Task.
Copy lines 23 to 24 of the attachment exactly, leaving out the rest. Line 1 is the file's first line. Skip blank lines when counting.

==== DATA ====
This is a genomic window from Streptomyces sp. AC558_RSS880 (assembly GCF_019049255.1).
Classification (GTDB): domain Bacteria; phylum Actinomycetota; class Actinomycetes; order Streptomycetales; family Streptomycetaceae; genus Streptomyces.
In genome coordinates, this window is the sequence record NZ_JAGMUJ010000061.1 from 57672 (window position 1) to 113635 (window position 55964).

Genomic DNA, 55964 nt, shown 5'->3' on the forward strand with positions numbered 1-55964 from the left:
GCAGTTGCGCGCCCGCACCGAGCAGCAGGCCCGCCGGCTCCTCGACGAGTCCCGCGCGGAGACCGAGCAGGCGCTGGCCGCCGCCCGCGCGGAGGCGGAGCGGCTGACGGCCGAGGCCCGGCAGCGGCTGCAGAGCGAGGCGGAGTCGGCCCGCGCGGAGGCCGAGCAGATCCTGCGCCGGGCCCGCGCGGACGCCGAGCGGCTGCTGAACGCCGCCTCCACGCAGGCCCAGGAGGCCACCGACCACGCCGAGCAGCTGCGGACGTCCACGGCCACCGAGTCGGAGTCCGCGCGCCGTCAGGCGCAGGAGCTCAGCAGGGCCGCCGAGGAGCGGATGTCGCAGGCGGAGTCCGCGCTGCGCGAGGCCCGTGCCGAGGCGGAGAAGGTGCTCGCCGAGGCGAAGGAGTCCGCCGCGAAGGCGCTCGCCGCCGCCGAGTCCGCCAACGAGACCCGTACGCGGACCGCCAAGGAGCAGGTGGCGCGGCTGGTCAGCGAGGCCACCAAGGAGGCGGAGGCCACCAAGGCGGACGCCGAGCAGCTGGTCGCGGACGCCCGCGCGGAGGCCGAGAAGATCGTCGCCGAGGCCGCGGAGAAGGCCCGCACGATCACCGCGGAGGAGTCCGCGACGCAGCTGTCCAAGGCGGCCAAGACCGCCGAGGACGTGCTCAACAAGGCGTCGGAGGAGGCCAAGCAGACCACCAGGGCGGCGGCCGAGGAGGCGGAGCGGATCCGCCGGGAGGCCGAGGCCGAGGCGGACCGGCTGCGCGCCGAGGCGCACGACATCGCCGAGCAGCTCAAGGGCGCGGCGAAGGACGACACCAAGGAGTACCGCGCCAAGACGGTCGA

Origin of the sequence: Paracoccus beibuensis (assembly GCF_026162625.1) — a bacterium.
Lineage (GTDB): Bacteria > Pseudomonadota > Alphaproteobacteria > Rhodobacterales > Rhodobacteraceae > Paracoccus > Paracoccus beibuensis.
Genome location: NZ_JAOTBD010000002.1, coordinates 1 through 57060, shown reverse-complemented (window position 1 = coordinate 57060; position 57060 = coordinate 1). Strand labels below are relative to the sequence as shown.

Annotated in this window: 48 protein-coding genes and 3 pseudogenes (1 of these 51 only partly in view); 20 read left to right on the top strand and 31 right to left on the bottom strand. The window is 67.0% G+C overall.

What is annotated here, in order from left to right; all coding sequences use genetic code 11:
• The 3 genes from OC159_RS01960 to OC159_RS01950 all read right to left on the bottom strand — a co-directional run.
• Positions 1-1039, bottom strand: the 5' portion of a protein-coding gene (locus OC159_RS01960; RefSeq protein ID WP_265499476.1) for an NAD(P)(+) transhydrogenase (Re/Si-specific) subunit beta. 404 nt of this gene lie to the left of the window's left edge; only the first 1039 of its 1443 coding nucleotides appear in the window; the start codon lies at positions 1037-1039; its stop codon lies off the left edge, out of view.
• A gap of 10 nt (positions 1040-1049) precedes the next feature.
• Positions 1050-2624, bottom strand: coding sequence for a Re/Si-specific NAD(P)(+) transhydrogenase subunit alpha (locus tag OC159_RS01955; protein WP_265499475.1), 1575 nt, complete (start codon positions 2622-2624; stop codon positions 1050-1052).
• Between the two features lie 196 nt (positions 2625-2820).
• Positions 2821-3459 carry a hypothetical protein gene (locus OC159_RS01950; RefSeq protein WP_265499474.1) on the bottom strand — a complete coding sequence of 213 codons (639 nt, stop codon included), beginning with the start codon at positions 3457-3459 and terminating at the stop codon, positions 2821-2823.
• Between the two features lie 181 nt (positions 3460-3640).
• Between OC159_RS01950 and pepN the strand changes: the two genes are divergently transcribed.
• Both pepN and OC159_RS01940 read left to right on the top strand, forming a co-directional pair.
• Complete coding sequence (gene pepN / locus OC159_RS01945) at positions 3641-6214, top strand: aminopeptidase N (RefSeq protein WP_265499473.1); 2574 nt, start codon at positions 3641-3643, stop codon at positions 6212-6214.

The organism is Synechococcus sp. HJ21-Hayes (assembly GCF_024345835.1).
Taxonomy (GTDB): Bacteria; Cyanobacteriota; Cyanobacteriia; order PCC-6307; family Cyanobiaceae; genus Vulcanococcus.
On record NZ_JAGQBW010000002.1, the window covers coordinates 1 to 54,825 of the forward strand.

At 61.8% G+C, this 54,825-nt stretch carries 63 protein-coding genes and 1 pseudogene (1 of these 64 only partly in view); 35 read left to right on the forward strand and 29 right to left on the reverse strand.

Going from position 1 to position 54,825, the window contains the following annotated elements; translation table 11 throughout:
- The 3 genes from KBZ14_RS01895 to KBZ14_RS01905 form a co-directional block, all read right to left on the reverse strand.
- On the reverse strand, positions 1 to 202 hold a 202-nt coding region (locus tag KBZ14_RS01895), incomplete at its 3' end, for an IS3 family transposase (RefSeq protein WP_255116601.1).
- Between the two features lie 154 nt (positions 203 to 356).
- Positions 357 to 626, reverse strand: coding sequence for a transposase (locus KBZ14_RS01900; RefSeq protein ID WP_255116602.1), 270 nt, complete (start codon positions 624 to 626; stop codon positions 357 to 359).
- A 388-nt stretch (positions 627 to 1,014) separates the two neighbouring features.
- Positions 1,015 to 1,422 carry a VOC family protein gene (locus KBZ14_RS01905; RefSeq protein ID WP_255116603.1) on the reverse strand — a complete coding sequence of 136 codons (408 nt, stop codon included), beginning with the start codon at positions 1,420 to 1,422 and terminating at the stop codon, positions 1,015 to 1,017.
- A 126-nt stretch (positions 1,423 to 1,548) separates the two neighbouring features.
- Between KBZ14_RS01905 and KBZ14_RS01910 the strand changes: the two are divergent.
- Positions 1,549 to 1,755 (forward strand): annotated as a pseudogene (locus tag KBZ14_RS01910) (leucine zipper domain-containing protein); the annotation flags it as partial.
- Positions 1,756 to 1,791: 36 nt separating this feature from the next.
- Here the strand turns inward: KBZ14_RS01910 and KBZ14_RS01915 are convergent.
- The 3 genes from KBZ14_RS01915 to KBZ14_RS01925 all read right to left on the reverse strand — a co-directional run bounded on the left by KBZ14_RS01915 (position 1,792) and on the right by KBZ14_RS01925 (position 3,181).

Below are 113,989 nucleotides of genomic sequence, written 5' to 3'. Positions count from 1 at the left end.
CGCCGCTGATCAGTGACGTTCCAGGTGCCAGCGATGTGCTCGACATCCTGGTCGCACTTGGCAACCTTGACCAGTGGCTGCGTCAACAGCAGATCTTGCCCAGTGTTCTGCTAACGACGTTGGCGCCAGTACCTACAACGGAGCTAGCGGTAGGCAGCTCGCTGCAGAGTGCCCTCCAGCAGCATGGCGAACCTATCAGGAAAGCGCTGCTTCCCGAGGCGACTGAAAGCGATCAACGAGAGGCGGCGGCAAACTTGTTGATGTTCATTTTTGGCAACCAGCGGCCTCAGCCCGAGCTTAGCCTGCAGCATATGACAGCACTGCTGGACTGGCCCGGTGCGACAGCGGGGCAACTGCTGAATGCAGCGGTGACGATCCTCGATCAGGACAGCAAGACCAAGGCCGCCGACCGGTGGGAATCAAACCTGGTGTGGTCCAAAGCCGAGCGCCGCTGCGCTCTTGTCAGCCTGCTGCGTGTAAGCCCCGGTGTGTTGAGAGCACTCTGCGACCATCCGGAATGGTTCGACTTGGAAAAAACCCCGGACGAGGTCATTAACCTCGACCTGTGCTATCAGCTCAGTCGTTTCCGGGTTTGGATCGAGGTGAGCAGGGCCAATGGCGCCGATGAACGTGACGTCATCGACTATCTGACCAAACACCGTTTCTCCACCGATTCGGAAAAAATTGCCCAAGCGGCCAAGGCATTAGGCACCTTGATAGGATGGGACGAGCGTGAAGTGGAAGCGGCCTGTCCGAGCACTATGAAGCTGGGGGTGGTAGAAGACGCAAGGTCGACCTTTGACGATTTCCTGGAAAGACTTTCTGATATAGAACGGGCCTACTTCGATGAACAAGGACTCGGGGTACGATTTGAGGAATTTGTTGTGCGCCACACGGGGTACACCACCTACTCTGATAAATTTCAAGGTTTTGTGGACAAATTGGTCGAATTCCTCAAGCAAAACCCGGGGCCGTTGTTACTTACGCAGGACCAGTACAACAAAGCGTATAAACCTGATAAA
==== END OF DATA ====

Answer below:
On record NZ_JAGQBW010000002.1, the window covers coordinates 1 to 54,825 of the forward strand.

At 61.8% G+C, this 54,825-nt stretch carries 63 protein-coding genes and 1 pseudogene (1 of these 64 only partly in view); 35 read left to right on the forward strand and 29 right to left on the reverse strand.